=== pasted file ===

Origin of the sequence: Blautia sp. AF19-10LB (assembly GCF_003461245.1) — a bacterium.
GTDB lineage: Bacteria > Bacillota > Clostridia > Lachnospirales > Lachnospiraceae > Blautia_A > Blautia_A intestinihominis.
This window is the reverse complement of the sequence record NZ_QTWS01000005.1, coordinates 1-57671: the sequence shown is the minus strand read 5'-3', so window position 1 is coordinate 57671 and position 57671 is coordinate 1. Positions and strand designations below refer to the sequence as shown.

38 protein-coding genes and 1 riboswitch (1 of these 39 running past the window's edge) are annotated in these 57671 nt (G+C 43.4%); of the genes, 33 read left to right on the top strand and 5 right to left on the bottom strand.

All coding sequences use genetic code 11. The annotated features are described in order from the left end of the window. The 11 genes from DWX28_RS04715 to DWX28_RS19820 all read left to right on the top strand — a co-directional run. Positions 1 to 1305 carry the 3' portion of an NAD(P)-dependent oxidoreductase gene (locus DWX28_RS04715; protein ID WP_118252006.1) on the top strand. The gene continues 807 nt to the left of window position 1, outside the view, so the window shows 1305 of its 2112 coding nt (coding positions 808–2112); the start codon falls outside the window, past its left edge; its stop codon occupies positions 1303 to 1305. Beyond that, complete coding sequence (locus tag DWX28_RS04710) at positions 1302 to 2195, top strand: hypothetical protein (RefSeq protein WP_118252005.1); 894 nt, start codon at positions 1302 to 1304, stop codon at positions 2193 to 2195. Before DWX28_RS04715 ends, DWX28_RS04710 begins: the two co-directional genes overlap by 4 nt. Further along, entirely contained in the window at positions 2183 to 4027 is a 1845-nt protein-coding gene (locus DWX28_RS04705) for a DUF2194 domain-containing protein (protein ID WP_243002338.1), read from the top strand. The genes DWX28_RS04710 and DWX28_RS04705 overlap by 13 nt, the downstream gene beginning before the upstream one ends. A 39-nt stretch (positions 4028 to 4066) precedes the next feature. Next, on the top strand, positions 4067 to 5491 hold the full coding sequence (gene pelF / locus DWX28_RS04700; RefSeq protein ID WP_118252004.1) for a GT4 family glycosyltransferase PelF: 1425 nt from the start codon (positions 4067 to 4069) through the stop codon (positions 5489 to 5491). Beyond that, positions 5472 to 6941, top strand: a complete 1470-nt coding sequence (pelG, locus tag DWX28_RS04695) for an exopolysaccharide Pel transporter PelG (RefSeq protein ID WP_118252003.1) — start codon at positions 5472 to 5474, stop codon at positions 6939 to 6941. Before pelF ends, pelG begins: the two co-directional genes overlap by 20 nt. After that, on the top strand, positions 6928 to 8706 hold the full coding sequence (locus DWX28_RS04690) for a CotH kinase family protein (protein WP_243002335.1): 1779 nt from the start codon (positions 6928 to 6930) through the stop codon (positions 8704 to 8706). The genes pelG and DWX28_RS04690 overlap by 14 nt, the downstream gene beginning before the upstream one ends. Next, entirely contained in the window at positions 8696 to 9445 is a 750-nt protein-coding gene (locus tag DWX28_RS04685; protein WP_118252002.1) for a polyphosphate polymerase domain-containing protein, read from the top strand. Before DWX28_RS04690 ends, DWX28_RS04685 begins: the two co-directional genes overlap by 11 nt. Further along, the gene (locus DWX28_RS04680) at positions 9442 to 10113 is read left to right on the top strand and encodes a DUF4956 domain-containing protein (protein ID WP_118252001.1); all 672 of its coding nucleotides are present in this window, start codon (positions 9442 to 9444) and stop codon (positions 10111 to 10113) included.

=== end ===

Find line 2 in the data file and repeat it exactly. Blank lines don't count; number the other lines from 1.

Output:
GTDB lineage: Bacteria > Bacillota > Clostridia > Lachnospirales > Lachnospiraceae > Blautia_A > Blautia_A intestinihominis.